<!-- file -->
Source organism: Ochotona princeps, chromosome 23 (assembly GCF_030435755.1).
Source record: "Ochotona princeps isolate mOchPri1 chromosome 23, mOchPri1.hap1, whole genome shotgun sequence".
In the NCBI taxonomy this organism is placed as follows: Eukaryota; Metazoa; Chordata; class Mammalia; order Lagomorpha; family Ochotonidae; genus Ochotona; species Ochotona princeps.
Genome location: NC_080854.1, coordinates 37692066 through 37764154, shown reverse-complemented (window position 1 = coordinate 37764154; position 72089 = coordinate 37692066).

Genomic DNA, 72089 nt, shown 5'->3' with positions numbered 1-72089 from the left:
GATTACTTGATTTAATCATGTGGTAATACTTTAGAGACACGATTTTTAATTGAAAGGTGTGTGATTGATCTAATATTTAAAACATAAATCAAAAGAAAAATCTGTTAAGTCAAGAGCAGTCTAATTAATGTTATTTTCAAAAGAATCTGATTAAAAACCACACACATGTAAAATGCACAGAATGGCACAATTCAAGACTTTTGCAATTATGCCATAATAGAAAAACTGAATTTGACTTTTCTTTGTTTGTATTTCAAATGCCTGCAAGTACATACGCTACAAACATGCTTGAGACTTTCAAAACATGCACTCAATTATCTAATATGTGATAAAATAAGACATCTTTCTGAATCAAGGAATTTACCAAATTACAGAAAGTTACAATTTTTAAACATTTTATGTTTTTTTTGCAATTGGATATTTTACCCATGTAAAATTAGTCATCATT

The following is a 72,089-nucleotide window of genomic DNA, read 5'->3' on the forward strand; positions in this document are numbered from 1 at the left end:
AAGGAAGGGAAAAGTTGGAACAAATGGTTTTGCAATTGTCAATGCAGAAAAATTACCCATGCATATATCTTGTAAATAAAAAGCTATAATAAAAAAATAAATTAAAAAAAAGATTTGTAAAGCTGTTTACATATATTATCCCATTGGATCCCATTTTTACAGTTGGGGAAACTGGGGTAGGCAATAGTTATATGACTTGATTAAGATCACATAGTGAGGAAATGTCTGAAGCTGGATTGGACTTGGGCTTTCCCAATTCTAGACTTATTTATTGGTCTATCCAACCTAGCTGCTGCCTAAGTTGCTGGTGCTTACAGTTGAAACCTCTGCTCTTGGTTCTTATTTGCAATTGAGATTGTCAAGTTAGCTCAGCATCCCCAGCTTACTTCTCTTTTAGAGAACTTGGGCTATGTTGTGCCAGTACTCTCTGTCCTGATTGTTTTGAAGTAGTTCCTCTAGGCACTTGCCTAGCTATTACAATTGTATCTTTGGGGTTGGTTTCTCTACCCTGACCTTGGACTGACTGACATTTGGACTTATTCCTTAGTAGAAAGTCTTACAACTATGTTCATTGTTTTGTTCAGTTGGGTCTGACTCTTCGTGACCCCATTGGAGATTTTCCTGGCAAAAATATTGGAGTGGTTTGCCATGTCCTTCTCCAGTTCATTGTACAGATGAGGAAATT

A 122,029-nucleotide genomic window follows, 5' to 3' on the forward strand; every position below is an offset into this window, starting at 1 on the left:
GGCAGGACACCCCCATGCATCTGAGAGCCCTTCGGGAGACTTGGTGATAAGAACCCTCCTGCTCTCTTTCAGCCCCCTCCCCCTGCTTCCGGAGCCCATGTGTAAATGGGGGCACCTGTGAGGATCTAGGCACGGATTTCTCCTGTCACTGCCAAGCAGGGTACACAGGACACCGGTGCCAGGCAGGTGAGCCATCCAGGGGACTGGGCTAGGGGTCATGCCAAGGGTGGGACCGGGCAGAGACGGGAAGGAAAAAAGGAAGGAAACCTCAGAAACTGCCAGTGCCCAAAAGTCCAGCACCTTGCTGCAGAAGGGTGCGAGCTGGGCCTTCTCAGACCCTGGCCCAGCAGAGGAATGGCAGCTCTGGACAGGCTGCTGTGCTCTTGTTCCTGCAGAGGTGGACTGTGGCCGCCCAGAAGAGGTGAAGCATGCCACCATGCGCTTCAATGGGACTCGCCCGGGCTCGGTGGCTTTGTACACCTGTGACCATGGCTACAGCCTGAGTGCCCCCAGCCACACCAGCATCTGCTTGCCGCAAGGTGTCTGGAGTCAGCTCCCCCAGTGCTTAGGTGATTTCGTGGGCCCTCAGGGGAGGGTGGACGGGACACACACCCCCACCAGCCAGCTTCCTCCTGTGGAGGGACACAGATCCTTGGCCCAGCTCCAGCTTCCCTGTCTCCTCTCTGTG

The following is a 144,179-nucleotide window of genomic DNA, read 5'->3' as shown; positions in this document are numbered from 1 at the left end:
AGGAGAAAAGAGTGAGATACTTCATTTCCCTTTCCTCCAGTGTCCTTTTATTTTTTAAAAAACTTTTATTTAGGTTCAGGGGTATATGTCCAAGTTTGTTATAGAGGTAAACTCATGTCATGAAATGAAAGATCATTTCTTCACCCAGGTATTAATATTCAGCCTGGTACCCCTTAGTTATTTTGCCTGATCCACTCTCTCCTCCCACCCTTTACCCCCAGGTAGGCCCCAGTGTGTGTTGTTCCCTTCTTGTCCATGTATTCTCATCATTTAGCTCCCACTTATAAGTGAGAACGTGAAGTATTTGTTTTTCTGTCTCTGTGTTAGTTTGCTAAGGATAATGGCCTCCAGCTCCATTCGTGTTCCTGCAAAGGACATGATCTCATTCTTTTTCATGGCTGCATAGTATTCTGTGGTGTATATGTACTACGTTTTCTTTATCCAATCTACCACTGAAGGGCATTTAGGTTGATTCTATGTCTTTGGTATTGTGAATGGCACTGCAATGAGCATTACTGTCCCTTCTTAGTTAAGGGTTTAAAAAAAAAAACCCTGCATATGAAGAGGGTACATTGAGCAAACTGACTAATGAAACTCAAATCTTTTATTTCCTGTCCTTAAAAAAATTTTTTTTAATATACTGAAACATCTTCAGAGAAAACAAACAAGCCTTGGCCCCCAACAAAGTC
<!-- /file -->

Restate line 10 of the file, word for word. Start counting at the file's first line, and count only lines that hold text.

GGCAGGACACCCCCATGCATCTGAGAGCCCTTCGGGAGACTTGGTGATAAGAACCCTCCTGCTCTCTTTCAGCCCCCTCCCCCTGCTTCCGGAGCCCATGTGTAAATGGGGGCACCTGTGAGGATCTAGGCACGGATTTCTCCTGTCACTGCCAAGCAGGGTACACAGGACACCGGTGCCAGGCAGGTGAGCCATCCAGGGGACTGGGCTAGGGGTCATGCCAAGGGTGGGACCGGGCAGAGACGGGAAGGAAAAAAGGAAGGAAACCTCAGAAACTGCCAGTGCCCAAAAGTCCAGCACCTTGCTGCAGAAGGGTGCGAGCTGGGCCTTCTCAGACCCTGGCCCAGCAGAGGAATGGCAGCTCTGGACAGGCTGCTGTGCTCTTGTTCCTGCAGAGGTGGACTGTGGCCGCCCAGAAGAGGTGAAGCATGCCACCATGCGCTTCAATGGGACTCGCCCGGGCTCGGTGGCTTTGTACACCTGTGACCATGGCTACAGCCTGAGTGCCCCCAGCCACACCAGCATCTGCTTGCCGCAAGGTGTCTGGAGTCAGCTCCCCCAGTGCTTAGGTGATTTCGTGGGCCCTCAGGGGAGGGTGGACGGGACACACACCCCCACCAGCCAGCTTCCTCCTGTGGAGGGACACAGATCCTTGGCCCAGCTCCAGCTTCCCTGTCTCCTCTCTGTG